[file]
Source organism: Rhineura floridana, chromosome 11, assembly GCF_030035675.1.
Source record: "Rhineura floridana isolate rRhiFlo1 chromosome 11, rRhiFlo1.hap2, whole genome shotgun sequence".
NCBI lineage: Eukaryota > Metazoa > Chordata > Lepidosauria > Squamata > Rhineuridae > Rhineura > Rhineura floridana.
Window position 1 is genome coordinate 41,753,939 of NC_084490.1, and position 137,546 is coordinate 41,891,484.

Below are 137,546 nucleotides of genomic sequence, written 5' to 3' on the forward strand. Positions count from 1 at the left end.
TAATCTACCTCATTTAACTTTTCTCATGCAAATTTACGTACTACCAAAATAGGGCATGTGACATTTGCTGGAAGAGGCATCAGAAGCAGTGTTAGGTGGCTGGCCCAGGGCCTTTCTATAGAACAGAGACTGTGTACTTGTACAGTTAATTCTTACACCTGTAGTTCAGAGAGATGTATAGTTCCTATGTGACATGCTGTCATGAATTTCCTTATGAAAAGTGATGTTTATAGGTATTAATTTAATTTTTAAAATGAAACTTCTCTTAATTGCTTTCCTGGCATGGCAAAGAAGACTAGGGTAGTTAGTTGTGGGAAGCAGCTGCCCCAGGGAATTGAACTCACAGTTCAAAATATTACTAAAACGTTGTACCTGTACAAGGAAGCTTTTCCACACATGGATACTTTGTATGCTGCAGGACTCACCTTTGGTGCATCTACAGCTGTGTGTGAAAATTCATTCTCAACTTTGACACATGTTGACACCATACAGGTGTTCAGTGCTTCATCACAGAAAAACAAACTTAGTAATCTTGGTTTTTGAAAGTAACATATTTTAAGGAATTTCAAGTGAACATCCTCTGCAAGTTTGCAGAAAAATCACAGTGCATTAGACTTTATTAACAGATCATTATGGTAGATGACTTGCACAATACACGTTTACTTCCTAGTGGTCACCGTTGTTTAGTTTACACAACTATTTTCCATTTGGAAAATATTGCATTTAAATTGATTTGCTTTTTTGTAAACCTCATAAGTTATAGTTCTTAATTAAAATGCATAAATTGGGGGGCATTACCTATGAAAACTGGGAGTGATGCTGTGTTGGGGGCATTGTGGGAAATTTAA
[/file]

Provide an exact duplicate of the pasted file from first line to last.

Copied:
Source organism: Rhineura floridana, chromosome 11, assembly GCF_030035675.1.
Source record: "Rhineura floridana isolate rRhiFlo1 chromosome 11, rRhiFlo1.hap2, whole genome shotgun sequence".
NCBI lineage: Eukaryota > Metazoa > Chordata > Lepidosauria > Squamata > Rhineuridae > Rhineura > Rhineura floridana.
Window position 1 is genome coordinate 41,753,939 of NC_084490.1, and position 137,546 is coordinate 41,891,484.

Below are 137,546 nucleotides of genomic sequence, written 5' to 3' on the forward strand. Positions count from 1 at the left end.
TAATCTACCTCATTTAACTTTTCTCATGCAAATTTACGTACTACCAAAATAGGGCATGTGACATTTGCTGGAAGAGGCATCAGAAGCAGTGTTAGGTGGCTGGCCCAGGGCCTTTCTATAGAACAGAGACTGTGTACTTGTACAGTTAATTCTTACACCTGTAGTTCAGAGAGATGTATAGTTCCTATGTGACATGCTGTCATGAATTTCCTTATGAAAAGTGATGTTTATAGGTATTAATTTAATTTTTAAAATGAAACTTCTCTTAATTGCTTTCCTGGCATGGCAAAGAAGACTAGGGTAGTTAGTTGTGGGAAGCAGCTGCCCCAGGGAATTGAACTCACAGTTCAAAATATTACTAAAACGTTGTACCTGTACAAGGAAGCTTTTCCACACATGGATACTTTGTATGCTGCAGGACTCACCTTTGGTGCATCTACAGCTGTGTGTGAAAATTCATTCTCAACTTTGACACATGTTGACACCATACAGGTGTTCAGTGCTTCATCACAGAAAAACAAACTTAGTAATCTTGGTTTTTGAAAGTAACATATTTTAAGGAATTTCAAGTGAACATCCTCTGCAAGTTTGCAGAAAAATCACAGTGCATTAGACTTTATTAACAGATCATTATGGTAGATGACTTGCACAATACACGTTTACTTCCTAGTGGTCACCGTTGTTTAGTTTACACAACTATTTTCCATTTGGAAAATATTGCATTTAAATTGATTTGCTTTTTTGTAAACCTCATAAGTTATAGTTCTTAATTAAAATGCATAAATTGGGGGGCATTACCTATGAAAACTGGGAGTGATGCTGTGTTGGGGGCATTGTGGGAAATTTAA